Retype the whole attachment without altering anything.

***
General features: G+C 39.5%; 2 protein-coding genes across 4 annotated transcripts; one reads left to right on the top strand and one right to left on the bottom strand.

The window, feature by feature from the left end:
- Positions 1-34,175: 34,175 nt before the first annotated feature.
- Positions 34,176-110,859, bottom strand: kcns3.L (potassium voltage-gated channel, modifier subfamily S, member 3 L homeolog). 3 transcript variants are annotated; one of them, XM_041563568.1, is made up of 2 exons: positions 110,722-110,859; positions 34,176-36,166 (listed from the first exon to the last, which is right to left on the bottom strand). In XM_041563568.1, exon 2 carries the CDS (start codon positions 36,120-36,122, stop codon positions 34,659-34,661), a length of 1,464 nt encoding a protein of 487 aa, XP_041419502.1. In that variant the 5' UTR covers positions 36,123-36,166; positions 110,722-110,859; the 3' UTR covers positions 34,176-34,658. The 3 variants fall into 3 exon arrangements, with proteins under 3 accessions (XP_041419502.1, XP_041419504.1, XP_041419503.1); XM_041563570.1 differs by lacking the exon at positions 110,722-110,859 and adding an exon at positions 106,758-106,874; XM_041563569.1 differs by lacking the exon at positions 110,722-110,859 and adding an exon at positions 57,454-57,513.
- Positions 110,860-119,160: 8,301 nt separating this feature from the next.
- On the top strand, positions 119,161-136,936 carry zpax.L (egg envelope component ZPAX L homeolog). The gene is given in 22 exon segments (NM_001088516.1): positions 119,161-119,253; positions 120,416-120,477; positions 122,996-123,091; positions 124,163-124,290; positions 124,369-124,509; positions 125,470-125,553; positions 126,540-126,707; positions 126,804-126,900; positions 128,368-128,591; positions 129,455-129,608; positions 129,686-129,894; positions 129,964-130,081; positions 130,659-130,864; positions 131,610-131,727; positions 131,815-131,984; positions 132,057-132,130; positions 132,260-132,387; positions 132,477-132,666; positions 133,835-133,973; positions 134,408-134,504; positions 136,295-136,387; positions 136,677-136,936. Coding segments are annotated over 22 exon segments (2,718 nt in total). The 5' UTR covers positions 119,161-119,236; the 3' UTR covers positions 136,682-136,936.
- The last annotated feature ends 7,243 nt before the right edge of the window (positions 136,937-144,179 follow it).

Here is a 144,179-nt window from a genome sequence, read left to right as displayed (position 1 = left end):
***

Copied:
General features: G+C 39.5%; 2 protein-coding genes across 4 annotated transcripts; one reads left to right on the top strand and one right to left on the bottom strand.

The window, feature by feature from the left end:
- Positions 1-34,175: 34,175 nt before the first annotated feature.
- Positions 34,176-110,859, bottom strand: kcns3.L (potassium voltage-gated channel, modifier subfamily S, member 3 L homeolog). 3 transcript variants are annotated; one of them, XM_041563568.1, is made up of 2 exons: positions 110,722-110,859; positions 34,176-36,166 (listed from the first exon to the last, which is right to left on the bottom strand). In XM_041563568.1, exon 2 carries the CDS (start codon positions 36,120-36,122, stop codon positions 34,659-34,661), a length of 1,464 nt encoding a protein of 487 aa, XP_041419502.1. In that variant the 5' UTR covers positions 36,123-36,166; positions 110,722-110,859; the 3' UTR covers positions 34,176-34,658. The 3 variants fall into 3 exon arrangements, with proteins under 3 accessions (XP_041419502.1, XP_041419504.1, XP_041419503.1); XM_041563570.1 differs by lacking the exon at positions 110,722-110,859 and adding an exon at positions 106,758-106,874; XM_041563569.1 differs by lacking the exon at positions 110,722-110,859 and adding an exon at positions 57,454-57,513.
- Positions 110,860-119,160: 8,301 nt separating this feature from the next.
- On the top strand, positions 119,161-136,936 carry zpax.L (egg envelope component ZPAX L homeolog). The gene is given in 22 exon segments (NM_001088516.1): positions 119,161-119,253; positions 120,416-120,477; positions 122,996-123,091; positions 124,163-124,290; positions 124,369-124,509; positions 125,470-125,553; positions 126,540-126,707; positions 126,804-126,900; positions 128,368-128,591; positions 129,455-129,608; positions 129,686-129,894; positions 129,964-130,081; positions 130,659-130,864; positions 131,610-131,727; positions 131,815-131,984; positions 132,057-132,130; positions 132,260-132,387; positions 132,477-132,666; positions 133,835-133,973; positions 134,408-134,504; positions 136,295-136,387; positions 136,677-136,936. Coding segments are annotated over 22 exon segments (2,718 nt in total). The 5' UTR covers positions 119,161-119,236; the 3' UTR covers positions 136,682-136,936.
- The last annotated feature ends 7,243 nt before the right edge of the window (positions 136,937-144,179 follow it).

Here is a 144,179-nt window from a genome sequence, read left to right as displayed (position 1 = left end):